Leah Drake is a guest contributor for this post. She is a designer with a specialization in water conservation with years of experience in successful California rainwater harvesting and graywater system design and implementation. Learn about her firm at Drake Design Associates. If you enjoyed this post, be sure to also check out our past entry on rainwater harvesting. – New Avenue
These days, many households are seeing the benefits and water savings of putting their graywater to use in the garden. In California, graywater systems for use in Landscape Irrigation have been approved by the State. What is graywater? It is the relatively clean but soapy water that is used in the washing machine, the bath or shower, or lavatory sink. It contains soaps, which have phosphates in them – which many plants love! (There are some plants that do not do well with phosphates, so please check with your landscape designer for a list of plants that LOVE graywater!) The trick to make sure your graywater is earth friendly and does not contain harmful additives is to use eco-friendly varieties of soaps and shampoos, such as those found at Trader Joes or other brand names like Ecover.
How much can a family save in clean, drinking water per year, if using graywater instead of the city or municipal water supply for landscape irrigation? About 10,000 gallons per year per person is the average calculation, if the members of the household are already conservative water users. A household of two can generate 20,000 gallons or more of water a year, which can be enough to irrigate the entire landscape, if it is a typical suburban lot with a low-water using, drought tolerant landscape design (more on this subject in another article.) For a family with kids, more graywater is generated. A family of four can generate up to 45,000 gallons or more per year!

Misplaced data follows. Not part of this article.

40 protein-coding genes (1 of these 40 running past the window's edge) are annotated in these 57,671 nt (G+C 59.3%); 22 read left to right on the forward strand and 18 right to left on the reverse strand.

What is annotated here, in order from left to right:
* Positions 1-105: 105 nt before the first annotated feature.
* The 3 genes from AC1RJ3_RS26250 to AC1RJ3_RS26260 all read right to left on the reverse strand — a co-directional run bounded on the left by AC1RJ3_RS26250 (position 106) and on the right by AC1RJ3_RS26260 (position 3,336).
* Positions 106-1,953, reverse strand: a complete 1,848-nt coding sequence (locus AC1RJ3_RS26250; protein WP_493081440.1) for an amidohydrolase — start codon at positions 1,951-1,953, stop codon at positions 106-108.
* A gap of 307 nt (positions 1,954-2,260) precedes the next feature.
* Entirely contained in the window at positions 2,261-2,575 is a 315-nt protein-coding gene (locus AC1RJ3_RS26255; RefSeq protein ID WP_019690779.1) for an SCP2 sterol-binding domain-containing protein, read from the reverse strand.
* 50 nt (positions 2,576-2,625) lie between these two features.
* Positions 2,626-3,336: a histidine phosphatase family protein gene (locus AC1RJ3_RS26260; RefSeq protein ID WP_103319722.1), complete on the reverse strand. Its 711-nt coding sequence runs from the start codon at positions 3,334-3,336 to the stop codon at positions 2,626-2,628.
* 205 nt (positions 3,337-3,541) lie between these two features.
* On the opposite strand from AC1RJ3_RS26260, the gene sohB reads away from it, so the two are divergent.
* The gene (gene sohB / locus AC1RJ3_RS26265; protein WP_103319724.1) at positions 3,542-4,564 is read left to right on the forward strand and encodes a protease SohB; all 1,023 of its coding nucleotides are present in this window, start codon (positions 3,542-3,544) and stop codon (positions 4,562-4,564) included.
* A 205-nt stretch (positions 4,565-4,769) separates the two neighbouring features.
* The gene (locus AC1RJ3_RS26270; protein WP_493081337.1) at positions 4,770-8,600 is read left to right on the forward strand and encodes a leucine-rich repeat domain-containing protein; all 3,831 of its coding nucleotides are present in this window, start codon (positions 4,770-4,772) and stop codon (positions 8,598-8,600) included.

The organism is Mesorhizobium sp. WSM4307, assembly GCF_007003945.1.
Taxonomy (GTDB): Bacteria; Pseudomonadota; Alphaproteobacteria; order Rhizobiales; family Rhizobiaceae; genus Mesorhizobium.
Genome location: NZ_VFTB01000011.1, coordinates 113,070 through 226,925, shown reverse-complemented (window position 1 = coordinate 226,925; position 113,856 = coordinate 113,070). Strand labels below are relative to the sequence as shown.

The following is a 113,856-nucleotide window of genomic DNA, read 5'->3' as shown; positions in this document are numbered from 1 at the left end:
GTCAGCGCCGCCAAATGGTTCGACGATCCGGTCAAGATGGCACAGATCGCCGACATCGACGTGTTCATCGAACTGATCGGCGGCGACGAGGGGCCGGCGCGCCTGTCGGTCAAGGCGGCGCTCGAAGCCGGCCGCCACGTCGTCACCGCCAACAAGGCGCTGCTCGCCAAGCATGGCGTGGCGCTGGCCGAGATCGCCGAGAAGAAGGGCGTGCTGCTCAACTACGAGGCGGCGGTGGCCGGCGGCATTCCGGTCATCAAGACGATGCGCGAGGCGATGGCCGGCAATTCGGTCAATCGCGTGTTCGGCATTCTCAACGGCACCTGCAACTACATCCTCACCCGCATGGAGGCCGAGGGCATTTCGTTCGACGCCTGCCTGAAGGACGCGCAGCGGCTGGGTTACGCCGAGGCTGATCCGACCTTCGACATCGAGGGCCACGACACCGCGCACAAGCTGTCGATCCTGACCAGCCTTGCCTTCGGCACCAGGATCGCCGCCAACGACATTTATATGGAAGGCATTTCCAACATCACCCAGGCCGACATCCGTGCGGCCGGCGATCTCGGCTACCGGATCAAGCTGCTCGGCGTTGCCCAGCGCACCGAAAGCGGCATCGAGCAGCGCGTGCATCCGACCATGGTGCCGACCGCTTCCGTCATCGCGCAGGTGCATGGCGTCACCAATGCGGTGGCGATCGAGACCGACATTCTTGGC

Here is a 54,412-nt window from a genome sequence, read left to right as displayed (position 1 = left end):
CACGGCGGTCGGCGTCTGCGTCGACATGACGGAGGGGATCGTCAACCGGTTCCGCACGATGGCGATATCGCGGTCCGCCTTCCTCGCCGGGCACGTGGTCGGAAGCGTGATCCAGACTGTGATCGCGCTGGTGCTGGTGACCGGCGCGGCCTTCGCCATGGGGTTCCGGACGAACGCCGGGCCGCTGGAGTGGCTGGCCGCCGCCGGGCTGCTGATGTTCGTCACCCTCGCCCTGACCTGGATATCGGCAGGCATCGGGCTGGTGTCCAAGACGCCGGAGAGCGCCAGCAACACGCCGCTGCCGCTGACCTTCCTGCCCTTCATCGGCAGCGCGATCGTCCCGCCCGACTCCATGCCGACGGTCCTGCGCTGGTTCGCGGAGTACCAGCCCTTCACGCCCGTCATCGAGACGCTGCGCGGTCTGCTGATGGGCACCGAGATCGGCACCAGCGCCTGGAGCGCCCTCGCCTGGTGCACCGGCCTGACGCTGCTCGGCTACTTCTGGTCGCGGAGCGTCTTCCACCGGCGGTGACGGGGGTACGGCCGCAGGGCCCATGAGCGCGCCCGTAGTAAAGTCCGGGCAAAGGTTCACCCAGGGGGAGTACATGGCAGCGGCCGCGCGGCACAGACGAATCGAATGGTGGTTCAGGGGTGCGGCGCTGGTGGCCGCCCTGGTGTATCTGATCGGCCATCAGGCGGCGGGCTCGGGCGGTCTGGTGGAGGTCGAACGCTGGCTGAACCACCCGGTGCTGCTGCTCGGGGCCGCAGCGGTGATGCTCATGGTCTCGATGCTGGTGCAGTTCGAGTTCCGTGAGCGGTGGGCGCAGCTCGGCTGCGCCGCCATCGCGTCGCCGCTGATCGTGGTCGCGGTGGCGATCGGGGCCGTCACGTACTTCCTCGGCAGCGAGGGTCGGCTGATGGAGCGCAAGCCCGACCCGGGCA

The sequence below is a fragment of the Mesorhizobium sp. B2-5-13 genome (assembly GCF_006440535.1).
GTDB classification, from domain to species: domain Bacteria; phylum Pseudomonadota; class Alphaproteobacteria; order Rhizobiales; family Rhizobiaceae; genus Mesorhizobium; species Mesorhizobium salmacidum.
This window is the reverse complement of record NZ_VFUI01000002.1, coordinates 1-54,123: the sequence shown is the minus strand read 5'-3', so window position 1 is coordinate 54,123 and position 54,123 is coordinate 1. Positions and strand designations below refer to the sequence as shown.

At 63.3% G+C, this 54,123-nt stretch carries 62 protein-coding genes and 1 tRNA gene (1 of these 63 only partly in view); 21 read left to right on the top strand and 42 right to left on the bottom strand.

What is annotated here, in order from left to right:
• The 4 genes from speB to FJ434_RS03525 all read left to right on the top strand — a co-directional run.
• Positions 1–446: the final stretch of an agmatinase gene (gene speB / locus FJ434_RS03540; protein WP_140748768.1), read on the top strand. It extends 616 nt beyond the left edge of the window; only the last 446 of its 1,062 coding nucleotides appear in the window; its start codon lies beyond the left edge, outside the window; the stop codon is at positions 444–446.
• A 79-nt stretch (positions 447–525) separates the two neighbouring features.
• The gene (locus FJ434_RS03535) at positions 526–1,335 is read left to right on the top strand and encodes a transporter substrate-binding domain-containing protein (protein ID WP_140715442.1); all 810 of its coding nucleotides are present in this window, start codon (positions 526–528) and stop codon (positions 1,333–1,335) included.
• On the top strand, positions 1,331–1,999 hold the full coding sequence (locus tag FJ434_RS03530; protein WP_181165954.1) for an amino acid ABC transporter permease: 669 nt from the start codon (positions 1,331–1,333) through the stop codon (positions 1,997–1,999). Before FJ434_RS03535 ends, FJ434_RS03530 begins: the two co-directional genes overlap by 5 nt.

You can see that when planning your new home, it makes sense to put the extra effort to plumbing the bathroom (except the toilet) and laundry fixtures for graywater, if the water savings is this high!
Your graywater system should take into account the possibility of the household not generating enough water for the landscape, say, during a family vacation. This means there should be a back-up plan for irrigating the landscape when you are away. One way to do this is to have your irrigation system automatically turn on the municipal water system should there be no water in the graywater tank.
In order for graywater or recycled water irrigation systems to be approved by the local health department, however, the irrigation system must be subsurface, such as a drip system, not overhead spray. And there must be a backflow preventer to keep the graywater from accidentally flowing into the municipal water line. Another important consideration is that the water must be used within 24 hours, or it will not be easy on your filters or your olfactory system, unless there is an aerator in place.
Graywater systems vary in size, complexity and convenience. See examples. The recommended more complex and automated systems can range from $5,000 to $15,000 to install, but can save tens of thousands of gallons of potable water per year.
Ask your professional Landscape designer who specializes in graywater and rainwater systems for details about the best graywater components and level of automation that is right for you and your landscape!